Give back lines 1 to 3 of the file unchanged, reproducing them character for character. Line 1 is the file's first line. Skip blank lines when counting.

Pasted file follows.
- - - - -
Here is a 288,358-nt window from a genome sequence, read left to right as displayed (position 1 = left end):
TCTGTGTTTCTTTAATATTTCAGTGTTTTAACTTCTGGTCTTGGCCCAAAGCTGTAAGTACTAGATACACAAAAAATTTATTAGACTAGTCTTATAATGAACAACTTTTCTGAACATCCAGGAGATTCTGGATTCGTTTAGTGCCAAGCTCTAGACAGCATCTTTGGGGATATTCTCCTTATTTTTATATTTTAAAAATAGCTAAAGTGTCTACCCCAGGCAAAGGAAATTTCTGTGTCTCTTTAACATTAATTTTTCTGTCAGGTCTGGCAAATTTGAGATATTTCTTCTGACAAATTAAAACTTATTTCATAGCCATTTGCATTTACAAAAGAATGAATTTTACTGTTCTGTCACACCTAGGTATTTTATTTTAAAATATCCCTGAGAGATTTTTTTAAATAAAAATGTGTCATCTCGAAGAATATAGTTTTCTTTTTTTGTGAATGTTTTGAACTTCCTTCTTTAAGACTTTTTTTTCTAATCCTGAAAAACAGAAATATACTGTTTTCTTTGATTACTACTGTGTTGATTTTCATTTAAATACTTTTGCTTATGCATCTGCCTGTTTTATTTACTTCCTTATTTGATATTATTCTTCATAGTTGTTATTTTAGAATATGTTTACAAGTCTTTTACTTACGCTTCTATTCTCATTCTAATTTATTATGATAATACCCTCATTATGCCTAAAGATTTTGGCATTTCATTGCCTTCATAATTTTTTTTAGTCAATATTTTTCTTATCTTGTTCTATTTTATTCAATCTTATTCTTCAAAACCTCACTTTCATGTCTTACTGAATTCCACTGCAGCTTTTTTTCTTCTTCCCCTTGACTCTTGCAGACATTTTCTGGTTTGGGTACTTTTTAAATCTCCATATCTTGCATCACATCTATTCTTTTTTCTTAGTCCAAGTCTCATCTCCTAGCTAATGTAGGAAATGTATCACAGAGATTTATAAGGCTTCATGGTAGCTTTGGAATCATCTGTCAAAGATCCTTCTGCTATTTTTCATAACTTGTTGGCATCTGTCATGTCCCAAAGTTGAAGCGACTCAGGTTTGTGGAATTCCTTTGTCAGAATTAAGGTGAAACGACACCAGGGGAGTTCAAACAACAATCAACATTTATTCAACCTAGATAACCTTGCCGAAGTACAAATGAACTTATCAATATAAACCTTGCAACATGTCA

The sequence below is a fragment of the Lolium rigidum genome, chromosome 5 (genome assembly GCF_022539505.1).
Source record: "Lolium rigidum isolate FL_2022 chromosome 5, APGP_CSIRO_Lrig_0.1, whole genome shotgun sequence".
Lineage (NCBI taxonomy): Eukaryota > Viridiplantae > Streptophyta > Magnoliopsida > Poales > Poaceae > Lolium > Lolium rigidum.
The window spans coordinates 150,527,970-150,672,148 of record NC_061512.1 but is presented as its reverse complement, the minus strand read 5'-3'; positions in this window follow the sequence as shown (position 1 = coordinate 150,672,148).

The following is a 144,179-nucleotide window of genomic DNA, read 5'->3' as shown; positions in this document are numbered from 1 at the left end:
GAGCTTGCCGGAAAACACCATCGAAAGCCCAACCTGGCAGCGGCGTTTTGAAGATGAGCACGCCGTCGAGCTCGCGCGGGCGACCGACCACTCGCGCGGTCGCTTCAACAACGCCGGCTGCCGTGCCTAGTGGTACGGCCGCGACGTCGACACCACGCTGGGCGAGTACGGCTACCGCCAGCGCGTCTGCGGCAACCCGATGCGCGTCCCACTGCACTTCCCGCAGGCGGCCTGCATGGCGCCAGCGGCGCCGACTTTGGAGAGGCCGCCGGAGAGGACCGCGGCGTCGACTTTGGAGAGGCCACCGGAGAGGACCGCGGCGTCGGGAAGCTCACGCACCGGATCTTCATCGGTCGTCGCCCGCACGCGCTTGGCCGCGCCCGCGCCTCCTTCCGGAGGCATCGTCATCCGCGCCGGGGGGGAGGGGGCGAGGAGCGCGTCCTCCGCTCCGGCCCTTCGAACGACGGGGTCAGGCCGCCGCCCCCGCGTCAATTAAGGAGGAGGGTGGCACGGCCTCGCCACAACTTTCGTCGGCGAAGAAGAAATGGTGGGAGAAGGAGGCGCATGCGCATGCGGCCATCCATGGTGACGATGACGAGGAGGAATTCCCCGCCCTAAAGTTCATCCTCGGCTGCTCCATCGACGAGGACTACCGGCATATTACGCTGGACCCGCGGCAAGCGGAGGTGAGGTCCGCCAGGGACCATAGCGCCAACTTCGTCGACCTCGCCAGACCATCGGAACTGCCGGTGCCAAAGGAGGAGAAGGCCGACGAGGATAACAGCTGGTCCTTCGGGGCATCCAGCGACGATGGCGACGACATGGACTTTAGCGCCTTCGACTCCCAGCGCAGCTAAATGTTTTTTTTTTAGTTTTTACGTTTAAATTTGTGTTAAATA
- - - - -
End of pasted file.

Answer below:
Here is a 288,358-nt window from a genome sequence, read left to right as displayed (position 1 = left end):
TCTGTGTTTCTTTAATATTTCAGTGTTTTAACTTCTGGTCTTGGCCCAAAGCTGTAAGTACTAGATACACAAAAAATTTATTAGACTAGTCTTATAATGAACAACTTTTCTGAACATCCAGGAGATTCTGGATTCGTTTAGTGCCAAGCTCTAGACAGCATCTTTGGGGATATTCTCCTTATTTTTATATTTTAAAAATAGCTAAAGTGTCTACCCCAGGCAAAGGAAATTTCTGTGTCTCTTTAACATTAATTTTTCTGTCAGGTCTGGCAAATTTGAGATATTTCTTCTGACAAATTAAAACTTATTTCATAGCCATTTGCATTTACAAAAGAATGAATTTTACTGTTCTGTCACACCTAGGTATTTTATTTTAAAATATCCCTGAGAGATTTTTTTAAATAAAAATGTGTCATCTCGAAGAATATAGTTTTCTTTTTTTGTGAATGTTTTGAACTTCCTTCTTTAAGACTTTTTTTTCTAATCCTGAAAAACAGAAATATACTGTTTTCTTTGATTACTACTGTGTTGATTTTCATTTAAATACTTTTGCTTATGCATCTGCCTGTTTTATTTACTTCCTTATTTGATATTATTCTTCATAGTTGTTATTTTAGAATATGTTTACAAGTCTTTTACTTACGCTTCTATTCTCATTCTAATTTATTATGATAATACCCTCATTATGCCTAAAGATTTTGGCATTTCATTGCCTTCATAATTTTTTTTAGTCAATATTTTTCTTATCTTGTTCTATTTTATTCAATCTTATTCTTCAAAACCTCACTTTCATGTCTTACTGAATTCCACTGCAGCTTTTTTTCTTCTTCCCCTTGACTCTTGCAGACATTTTCTGGTTTGGGTACTTTTTAAATCTCCATATCTTGCATCACATCTATTCTTTTTTCTTAGTCCAAGTCTCATCTCCTAGCTAATGTAGGAAATGTATCACAGAGATTTATAAGGCTTCATGGTAGCTTTGGAATCATCTGTCAAAGATCCTTCTGCTATTTTTCATAACTTGTTGGCATCTGTCATGTCCCAAAGTTGAAGCGACTCAGGTTTGTGGAATTCCTTTGTCAGAATTAAGGTGAAACGACACCAGGGGAGTTCAAACAACAATCAACATTTATTCAACCTAGATAACCTTGCCGAAGTACAAATGAACTTATCAATATAAACCTTGCAACATGTCA

The sequence below is a fragment of the Lolium rigidum genome, chromosome 5 (genome assembly GCF_022539505.1).